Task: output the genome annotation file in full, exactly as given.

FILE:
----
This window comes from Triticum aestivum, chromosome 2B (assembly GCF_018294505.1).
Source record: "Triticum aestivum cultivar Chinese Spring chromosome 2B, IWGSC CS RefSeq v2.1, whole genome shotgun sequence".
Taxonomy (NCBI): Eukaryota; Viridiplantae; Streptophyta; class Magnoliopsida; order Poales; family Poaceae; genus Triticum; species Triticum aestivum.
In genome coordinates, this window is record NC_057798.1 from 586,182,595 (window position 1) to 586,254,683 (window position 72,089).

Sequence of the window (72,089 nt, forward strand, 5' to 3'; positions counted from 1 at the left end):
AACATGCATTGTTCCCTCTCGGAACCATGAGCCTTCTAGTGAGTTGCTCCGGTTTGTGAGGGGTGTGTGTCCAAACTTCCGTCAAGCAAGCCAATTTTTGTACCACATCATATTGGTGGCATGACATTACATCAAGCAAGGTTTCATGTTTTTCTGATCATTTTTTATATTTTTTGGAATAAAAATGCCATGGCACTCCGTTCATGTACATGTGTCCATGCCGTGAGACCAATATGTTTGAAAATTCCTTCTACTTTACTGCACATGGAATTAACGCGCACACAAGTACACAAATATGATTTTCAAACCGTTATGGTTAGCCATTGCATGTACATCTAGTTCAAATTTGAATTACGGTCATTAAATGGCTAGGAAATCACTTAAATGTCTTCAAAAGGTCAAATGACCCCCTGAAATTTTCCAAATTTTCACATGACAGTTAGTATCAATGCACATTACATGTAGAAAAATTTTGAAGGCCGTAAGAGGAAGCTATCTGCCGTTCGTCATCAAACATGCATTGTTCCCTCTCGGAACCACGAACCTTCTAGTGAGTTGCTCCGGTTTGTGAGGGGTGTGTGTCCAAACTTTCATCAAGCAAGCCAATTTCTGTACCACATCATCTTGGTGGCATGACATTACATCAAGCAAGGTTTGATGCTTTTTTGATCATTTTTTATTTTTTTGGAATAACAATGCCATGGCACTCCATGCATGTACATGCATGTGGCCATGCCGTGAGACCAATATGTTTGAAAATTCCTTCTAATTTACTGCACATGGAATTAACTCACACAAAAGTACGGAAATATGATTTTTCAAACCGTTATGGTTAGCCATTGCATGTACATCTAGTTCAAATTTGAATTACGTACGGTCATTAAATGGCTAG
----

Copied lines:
This window comes from Triticum aestivum, chromosome 2B (assembly GCF_018294505.1).
Source record: "Triticum aestivum cultivar Chinese Spring chromosome 2B, IWGSC CS RefSeq v2.1, whole genome shotgun sequence".
Taxonomy (NCBI): Eukaryota; Viridiplantae; Streptophyta; class Magnoliopsida; order Poales; family Poaceae; genus Triticum; species Triticum aestivum.
In genome coordinates, this window is record NC_057798.1 from 586,182,595 (window position 1) to 586,254,683 (window position 72,089).

Sequence of the window (72,089 nt, forward strand, 5' to 3'; positions counted from 1 at the left end):
AACATGCATTGTTCCCTCTCGGAACCATGAGCCTTCTAGTGAGTTGCTCCGGTTTGTGAGGGGTGTGTGTCCAAACTTCCGTCAAGCAAGCCAATTTTTGTACCACATCATATTGGTGGCATGACATTACATCAAGCAAGGTTTCATGTTTTTCTGATCATTTTTTATATTTTTTGGAATAAAAATGCCATGGCACTCCGTTCATGTACATGTGTCCATGCCGTGAGACCAATATGTTTGAAAATTCCTTCTACTTTACTGCACATGGAATTAACGCGCACACAAGTACACAAATATGATTTTCAAACCGTTATGGTTAGCCATTGCATGTACATCTAGTTCAAATTTGAATTACGGTCATTAAATGGCTAGGAAATCACTTAAATGTCTTCAAAAGGTCAAATGACCCCCTGAAATTTTCCAAATTTTCACATGACAGTTAGTATCAATGCACATTACATGTAGAAAAATTTTGAAGGCCGTAAGAGGAAGCTATCTGCCGTTCGTCATCAAACATGCATTGTTCCCTCTCGGAACCACGAACCTTCTAGTGAGTTGCTCCGGTTTGTGAGGGGTGTGTGTCCAAACTTTCATCAAGCAAGCCAATTTCTGTACCACATCATCTTGGTGGCATGACATTACATCAAGCAAGGTTTGATGCTTTTTTGATCATTTTTTATTTTTTTGGAATAACAATGCCATGGCACTCCATGCATGTACATGCATGTGGCCATGCCGTGAGACCAATATGTTTGAAAATTCCTTCTAATTTACTGCACATGGAATTAACTCACACAAAAGTACGGAAATATGATTTTTCAAACCGTTATGGTTAGCCATTGCATGTACATCTAGTTCAAATTTGAATTACGTACGGTCATTAAATGGCTAG